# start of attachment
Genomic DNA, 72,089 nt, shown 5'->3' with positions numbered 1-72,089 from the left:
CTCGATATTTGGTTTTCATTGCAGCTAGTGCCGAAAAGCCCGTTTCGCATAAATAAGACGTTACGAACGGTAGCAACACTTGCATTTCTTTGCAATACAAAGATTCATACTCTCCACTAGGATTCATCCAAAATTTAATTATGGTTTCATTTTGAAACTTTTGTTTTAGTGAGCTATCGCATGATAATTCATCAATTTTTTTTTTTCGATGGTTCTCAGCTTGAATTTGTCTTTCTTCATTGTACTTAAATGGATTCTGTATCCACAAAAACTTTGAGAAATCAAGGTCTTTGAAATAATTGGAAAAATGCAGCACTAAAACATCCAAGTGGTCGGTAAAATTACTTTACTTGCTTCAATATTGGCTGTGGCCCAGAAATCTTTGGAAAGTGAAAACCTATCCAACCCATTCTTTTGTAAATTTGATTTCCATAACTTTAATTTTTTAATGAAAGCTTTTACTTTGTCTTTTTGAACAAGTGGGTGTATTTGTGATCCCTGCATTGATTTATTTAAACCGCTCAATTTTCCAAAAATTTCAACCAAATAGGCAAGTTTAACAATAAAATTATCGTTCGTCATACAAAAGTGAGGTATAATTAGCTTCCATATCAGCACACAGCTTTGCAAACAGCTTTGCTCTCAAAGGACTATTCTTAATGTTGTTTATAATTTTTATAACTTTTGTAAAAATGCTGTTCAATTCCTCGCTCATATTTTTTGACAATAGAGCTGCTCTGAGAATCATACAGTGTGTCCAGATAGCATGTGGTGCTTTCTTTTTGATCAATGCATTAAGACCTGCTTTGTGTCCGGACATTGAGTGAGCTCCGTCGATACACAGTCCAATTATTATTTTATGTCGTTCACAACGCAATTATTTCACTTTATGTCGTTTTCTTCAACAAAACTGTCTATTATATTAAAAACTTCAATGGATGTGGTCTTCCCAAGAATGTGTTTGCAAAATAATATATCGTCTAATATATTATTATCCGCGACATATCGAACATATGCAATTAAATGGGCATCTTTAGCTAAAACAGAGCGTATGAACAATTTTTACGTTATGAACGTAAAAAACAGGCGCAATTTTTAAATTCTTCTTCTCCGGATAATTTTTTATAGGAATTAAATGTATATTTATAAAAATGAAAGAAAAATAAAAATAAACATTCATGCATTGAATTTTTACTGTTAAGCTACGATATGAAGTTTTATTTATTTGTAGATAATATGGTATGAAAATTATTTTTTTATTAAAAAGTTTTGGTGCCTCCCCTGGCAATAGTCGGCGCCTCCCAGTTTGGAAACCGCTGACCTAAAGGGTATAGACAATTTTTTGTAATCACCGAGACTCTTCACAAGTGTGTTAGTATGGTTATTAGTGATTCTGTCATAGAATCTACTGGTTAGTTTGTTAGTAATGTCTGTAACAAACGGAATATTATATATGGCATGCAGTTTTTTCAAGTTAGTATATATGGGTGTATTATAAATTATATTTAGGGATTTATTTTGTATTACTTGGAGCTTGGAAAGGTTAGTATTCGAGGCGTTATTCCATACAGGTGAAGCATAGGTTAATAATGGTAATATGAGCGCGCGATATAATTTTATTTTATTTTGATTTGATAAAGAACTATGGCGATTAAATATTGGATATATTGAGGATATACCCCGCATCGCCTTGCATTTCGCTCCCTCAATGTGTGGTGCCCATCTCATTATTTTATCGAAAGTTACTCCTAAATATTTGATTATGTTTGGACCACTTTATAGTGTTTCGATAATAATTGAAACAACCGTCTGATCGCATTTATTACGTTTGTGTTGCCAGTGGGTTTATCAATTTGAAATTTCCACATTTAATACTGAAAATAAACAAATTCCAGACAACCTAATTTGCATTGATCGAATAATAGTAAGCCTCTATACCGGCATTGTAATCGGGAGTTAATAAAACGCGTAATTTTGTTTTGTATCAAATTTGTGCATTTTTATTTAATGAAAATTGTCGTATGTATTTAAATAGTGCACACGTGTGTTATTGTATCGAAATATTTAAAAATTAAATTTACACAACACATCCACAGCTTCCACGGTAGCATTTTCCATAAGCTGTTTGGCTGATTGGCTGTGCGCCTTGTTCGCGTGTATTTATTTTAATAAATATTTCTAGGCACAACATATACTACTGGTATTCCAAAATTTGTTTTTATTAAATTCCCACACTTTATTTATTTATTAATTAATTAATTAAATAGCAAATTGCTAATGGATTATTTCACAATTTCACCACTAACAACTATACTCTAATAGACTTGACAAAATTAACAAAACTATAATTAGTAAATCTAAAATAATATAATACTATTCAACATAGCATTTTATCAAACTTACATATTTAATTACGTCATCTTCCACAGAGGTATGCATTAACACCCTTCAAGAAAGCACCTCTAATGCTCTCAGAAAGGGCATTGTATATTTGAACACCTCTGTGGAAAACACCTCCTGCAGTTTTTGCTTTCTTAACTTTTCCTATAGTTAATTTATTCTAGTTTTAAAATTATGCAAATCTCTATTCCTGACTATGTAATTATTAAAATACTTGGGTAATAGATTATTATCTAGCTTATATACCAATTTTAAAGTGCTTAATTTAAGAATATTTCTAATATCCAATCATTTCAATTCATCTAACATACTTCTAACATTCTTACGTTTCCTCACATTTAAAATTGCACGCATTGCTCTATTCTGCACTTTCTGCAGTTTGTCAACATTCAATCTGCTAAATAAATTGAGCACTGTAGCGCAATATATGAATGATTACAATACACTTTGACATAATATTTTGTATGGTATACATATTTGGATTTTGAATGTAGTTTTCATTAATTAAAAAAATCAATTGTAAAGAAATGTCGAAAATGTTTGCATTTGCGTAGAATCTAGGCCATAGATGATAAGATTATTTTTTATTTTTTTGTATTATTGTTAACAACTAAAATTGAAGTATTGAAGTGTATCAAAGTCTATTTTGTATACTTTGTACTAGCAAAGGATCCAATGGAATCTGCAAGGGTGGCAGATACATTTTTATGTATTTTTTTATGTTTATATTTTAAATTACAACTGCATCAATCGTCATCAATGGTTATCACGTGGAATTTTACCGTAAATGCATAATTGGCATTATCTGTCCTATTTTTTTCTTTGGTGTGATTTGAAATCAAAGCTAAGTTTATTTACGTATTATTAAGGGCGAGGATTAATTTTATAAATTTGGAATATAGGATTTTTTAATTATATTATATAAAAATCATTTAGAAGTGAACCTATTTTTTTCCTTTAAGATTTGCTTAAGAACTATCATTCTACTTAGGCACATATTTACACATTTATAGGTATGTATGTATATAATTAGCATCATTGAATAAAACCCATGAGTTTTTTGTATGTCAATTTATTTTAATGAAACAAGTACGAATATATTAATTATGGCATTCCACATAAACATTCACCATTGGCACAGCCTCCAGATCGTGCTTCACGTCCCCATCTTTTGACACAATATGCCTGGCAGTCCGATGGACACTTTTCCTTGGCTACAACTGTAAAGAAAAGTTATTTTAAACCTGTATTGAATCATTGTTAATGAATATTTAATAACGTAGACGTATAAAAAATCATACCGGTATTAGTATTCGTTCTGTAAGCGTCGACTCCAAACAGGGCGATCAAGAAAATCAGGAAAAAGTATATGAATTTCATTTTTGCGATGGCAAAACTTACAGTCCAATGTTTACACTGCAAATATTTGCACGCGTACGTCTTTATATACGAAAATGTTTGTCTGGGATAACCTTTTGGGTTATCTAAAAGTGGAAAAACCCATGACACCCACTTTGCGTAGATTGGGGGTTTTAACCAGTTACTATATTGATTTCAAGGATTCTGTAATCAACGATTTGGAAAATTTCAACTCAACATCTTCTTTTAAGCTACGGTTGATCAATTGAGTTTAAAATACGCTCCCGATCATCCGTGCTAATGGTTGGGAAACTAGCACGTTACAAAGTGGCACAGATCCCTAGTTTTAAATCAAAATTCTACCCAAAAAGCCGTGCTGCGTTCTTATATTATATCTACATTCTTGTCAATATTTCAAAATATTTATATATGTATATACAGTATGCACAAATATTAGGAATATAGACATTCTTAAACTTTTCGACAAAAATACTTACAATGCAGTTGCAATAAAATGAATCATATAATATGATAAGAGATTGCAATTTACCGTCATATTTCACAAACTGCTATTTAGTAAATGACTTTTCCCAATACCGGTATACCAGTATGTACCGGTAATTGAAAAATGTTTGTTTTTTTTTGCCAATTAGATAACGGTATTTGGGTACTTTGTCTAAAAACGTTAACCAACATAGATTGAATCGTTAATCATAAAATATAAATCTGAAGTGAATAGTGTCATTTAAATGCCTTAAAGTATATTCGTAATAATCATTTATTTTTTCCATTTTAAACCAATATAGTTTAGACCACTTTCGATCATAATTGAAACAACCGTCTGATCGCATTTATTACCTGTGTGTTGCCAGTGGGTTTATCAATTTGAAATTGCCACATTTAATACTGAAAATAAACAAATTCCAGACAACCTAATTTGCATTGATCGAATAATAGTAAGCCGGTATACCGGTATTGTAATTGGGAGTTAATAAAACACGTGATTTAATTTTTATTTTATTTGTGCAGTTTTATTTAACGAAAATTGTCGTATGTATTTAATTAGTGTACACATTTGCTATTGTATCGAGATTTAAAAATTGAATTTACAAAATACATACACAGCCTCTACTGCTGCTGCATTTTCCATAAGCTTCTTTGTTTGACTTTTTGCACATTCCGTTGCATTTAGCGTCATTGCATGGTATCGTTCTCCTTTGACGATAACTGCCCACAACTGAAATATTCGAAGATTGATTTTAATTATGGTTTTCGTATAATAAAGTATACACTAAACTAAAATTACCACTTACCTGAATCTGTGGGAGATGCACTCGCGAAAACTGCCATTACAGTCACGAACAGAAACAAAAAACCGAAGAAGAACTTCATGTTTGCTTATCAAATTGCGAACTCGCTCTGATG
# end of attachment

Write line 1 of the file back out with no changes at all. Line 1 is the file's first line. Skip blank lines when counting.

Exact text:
Genomic DNA, 72,089 nt, shown 5'->3' with positions numbered 1-72,089 from the left: